In relation to Lord Freud’s comment, the initial thing I noticed about working with this group, was the difference between who I thought I’d get on the course and who actually turned up.  My vision was coloured by the media who often portray this group of people as aggressive scroungers with violent dogs and unruly children. The type who you would see in the pubs all day, and who didn’t want to get a job unless it paid a minimum of £17,000 a year!

Unemployed or unemployable?

Don’t get me wrong, I did meet one or two people like that on this project, but the overwhelming majority were people who could have been you or I, who had experienced bad luck in work or their personal lives or suffered from mental health issues, from phobias, depression to full mental health breakdowns. On more than one occasion, I thought there but for the grace of God go I!  Would we be classed as having a disability and so be worth less in the job market?  In almost all cases, people WANTED to work, and would take any job, and had or were involved in voluntary work as well.Staggering unemployment results!

My role

For some individuals, our role was to challenge them, and say what they must do,  if they really wanted a job.  By offering constructive support most individuals in my groups rose to the challenge, and often began to think about what they could be and wanted to do.   We often were amazed during the mock interviews at seeing the change in people.  They were suited and booted and looked ready to tackle the world, and for these people being interviewed was as nerve racking as it got!  A significant number of my groups suffered from some form of panic attacks on the morning, but very few didn’t turn up, but went through the process, and tried their best to present themselves in as good a light as possible.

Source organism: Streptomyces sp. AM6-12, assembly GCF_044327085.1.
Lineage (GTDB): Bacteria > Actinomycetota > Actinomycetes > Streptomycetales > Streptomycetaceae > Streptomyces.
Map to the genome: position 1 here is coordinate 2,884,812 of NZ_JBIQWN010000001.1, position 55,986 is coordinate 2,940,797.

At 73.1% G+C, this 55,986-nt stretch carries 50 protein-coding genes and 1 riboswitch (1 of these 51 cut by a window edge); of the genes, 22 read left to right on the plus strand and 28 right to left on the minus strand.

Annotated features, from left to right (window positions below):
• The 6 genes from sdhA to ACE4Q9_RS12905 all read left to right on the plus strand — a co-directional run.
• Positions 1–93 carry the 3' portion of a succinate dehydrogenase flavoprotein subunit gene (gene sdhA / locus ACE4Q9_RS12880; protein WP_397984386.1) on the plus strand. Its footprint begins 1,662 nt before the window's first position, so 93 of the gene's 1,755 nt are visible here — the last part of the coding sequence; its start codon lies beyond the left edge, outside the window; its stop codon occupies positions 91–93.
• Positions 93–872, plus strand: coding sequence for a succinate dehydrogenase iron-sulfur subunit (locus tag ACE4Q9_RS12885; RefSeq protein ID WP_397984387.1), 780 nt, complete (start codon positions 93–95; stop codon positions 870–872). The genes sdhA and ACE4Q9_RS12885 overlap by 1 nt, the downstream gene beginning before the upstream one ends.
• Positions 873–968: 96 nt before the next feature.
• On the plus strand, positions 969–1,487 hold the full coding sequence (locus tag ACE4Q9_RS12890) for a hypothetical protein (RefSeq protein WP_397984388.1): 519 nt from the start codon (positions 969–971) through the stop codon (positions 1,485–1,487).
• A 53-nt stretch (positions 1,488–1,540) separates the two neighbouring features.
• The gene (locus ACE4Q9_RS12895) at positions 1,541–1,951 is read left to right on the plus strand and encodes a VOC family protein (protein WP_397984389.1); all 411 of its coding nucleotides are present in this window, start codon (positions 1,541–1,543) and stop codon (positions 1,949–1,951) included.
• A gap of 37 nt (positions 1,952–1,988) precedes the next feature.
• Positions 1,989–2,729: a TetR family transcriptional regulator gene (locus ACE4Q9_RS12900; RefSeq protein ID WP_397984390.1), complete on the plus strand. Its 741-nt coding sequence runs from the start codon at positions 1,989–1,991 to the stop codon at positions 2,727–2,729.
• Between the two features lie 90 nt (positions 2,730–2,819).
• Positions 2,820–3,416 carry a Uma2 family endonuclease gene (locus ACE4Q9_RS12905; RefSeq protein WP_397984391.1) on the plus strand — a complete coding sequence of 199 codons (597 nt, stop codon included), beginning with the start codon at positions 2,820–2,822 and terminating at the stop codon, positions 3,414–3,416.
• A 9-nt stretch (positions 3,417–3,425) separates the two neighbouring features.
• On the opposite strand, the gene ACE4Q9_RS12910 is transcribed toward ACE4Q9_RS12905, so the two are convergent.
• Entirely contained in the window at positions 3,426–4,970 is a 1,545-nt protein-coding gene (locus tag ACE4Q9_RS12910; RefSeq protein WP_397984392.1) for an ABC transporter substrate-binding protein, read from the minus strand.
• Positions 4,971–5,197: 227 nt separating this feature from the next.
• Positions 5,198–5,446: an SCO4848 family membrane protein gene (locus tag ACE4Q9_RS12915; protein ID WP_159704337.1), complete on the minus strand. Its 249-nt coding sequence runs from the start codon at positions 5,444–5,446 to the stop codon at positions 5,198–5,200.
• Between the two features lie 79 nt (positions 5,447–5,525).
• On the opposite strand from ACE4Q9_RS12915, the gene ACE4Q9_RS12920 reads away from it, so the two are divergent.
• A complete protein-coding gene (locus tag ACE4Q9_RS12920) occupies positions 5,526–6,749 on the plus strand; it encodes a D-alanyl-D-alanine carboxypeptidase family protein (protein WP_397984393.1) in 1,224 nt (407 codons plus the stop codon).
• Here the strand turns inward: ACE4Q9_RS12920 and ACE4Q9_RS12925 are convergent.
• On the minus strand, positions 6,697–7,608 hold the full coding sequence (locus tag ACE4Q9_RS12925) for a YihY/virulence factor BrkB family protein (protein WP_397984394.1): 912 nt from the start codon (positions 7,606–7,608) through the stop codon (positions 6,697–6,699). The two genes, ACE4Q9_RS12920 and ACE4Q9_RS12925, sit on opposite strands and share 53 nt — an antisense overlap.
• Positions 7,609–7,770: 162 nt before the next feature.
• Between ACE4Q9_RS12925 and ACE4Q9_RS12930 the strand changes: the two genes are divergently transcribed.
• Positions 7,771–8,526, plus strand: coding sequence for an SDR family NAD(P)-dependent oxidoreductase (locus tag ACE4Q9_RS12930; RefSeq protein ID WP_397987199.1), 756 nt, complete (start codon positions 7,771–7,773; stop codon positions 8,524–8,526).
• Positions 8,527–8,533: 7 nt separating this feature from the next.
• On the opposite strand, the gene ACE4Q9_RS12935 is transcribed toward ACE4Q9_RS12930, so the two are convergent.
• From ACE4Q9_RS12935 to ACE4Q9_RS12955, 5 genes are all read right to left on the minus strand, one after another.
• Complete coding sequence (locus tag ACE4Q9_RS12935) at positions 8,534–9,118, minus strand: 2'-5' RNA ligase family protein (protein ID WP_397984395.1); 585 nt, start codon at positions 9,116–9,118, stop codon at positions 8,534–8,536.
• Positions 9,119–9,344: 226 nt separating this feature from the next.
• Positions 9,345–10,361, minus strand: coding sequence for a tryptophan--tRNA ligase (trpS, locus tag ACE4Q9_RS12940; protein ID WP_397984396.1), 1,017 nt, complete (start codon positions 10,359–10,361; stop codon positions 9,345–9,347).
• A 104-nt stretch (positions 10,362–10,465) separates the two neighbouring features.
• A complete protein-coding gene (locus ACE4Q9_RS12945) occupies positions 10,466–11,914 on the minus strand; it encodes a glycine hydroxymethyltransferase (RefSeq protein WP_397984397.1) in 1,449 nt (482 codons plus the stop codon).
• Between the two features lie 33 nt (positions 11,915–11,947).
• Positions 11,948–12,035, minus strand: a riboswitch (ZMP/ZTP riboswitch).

Myself and the other tutors ensured we built relationships with our groups, because we were going to be with them for a number of weeks and also to  be able to praise and support individuals when they felt they just couldn’t do it. Imagine what guts it took for them to enter a classroom environment with a load of other strangers in the first place. One man said to me, “You don’t know how many medical drugs I need to take just to be able to step foot outside of my front door”. Another told me “I have to fight with myself to come here everyday. My fear can be overwhelming”.  Some of these were the people that Lord Freud could have been referring to, and I must say, I felt passionate and proud of my involvement in this project, and honoured to meet some of these people, who had overcome so much anxiety and adversity to even get to my classroom door.  This took guts to do and probably was harder to overcome than the potential loss of some of their benefit, as was a sanction at the time, under the ‘Help to Work: New unemployment rules in force’.

The focus of the work we did with this group of clients, was no different to any we do with corporate training or personal coaching.  It still focused on developing individual’s self-esteem and self-confidence, and encouraging them to take risks in a learning environment. They developed key communication skills, both written and verbal, and also had the opportunity to gain accredited qualifications.  The only difference being, very few people thought this group would actually succeed in achieving these things.  They did!

What’s your view on how to help people return to work after a period of unemployment?  Contact Paula  @therealme_PDP

5 steps to running a successful parents’ support group

successful parents' support group

5 steps to running a successful parents’ support group

Reading an article regarding increasing parental involvement made me reflect on the value of setting up and running a successful parent’s support group, as early in the school year as possible.   As staff,  you will quickly become aware of those children who are engaging in  negative behaviours, and will begin trying to change that behaviour through rewards and sanctions, as well as talking 5 steps to running a successful parent's support groupto their parents about your concerns and trying to get them on board.